Dick
 

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Moving to Achorage

The most important thing to remember here too, is that both Anchorage and Fairbanks have emission control testing requirements. I saw that Anchorage (and the surrounding areas) requires vehicles 1968 and newer to pass these tests. Fairbanks requires 1975 and newer.

I didn't drive mine this winter because after bringing it home in September and feeling the cold wind coming through the front vents, I knew that it was in no way ready to be driven at -50F. I also wasn't sure how effective the winterizations were...frost plug heater, oil pan heater, battery blanket/heater, etc. I am also thinking of installing a trickle charger on it for the winter months, to help keep the battery fully charged, if I ever get the courage to drive it at those temps.

Good luck and let us know what you decide to bring!
 

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It has been a few years since I lived up north but my memory contains fond memories and is still very clear on a few things.
Very sound advice from jozg44 when he (she?) said... you could go for the fuel-fired heater (Eberspacher is a good brand), which will warm up the engine AND the interior, as well as pumping some heat into the back of the vehicle ... Most Americans and Canadians don't know about these handy little heaters. If you are still in the UK, pick one up and install it before you export. Expensive but cheap compared to prices on this side of the pond.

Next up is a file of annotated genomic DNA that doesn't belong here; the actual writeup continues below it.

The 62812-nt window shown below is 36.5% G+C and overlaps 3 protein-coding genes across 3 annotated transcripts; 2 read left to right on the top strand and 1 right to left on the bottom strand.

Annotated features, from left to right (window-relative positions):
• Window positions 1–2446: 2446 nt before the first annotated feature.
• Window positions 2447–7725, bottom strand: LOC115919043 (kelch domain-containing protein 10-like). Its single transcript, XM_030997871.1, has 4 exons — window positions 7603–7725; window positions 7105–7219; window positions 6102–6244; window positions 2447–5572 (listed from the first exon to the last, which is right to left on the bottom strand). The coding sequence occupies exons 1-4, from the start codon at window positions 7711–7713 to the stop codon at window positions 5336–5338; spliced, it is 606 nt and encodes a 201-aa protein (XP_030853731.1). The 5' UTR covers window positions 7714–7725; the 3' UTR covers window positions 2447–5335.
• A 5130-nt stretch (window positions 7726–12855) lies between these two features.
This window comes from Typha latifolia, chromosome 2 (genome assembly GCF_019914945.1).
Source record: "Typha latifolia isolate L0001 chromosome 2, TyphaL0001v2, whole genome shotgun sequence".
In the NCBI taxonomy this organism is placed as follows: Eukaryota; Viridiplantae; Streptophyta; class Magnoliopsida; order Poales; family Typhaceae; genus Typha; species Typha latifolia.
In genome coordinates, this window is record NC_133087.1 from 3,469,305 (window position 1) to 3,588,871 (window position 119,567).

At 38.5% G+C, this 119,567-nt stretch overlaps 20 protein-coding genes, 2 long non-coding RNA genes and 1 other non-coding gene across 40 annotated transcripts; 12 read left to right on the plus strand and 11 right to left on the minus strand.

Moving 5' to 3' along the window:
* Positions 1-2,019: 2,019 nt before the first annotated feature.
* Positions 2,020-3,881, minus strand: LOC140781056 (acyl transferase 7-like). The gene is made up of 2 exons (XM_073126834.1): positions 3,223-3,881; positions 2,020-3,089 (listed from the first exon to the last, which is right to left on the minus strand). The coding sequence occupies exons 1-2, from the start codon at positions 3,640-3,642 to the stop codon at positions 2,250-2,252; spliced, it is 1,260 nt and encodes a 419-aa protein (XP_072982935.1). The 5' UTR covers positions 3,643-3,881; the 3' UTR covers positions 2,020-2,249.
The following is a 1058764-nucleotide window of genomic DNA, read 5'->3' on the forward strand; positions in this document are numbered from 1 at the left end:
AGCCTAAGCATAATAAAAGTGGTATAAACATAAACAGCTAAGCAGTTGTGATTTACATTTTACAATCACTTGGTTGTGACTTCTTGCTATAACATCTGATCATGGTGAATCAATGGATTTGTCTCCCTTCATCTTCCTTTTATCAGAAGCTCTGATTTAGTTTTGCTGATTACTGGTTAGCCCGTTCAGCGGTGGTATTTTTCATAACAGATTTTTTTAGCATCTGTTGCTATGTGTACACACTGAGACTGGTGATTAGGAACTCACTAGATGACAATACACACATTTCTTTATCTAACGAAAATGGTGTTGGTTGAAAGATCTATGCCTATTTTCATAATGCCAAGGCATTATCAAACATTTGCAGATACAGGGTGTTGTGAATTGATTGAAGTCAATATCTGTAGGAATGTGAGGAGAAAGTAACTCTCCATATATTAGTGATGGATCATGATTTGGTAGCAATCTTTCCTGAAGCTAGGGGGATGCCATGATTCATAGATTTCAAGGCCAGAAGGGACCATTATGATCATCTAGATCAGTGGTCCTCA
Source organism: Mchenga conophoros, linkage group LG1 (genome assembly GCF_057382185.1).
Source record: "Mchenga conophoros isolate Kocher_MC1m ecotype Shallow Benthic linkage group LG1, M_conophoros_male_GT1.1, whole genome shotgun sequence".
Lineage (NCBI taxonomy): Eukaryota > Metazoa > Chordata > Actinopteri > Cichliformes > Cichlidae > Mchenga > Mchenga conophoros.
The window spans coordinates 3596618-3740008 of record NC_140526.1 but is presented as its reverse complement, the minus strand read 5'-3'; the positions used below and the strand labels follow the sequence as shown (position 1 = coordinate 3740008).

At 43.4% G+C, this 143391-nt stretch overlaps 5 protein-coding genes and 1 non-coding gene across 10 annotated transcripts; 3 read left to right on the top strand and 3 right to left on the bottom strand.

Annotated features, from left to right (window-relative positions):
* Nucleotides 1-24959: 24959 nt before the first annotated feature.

You want (must have)
1. Engine heater, recirculating type.
2. Battery warmer.
3. Interior warmer.
4. Fresh brake & clutch fluid. (it absorbs water & if so, they don't work)
5. Good seals on the bulkhead vents and doors.
6. Good seals on the windows.
7. Duck tape installed early in the season on the window seals because they aren't good enough.
8. Insulation in the doors, roof, floor & bulkhead.
9. Small ice scraper for the interior windows.
10. 6" squeege for the inside windows because it isn't always below freezing.
11. Good windshield washers and good windshield anti-freeze.
12. M & S tires because All Season aren't good enough.

You'll find out the rest. (like the extention cord you will need)

Greg S
 

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Exporting to the US.

I've just moved from the UK to US and if you're fully prepared it's not too traumatic! I imported my Landy on a Roll on-roll off ferry via Newark NJ, and handled all the import paperwork myself. Then drove up to Orono, Maine.
I had to explain some of the reg's to the Customs officer though, so be warned they don't always know what they're doing!

If you own the vehicle for less than 12 months you will probably have to pay an import tax on it. It has to be over 25 years to skip the DOT safety standards, and over 21 years to skip the emission standards.

For shipping I used these guys (http://www.karmanshipping.co.uk/). Good folks who know their stuff. Their website also has some really good links to relavent Customs/DOT sites. I made many enquiries about door-to -door shipment, but the answer was either NO or stupid money. One point to consider is that I had my tools, jumper cables etc stollen from my Landy during shipping, so I'd recomend sending it entirely empty if you ship via this method. A container is more secure, but costs a lot more.

Hope this helps,

Moses.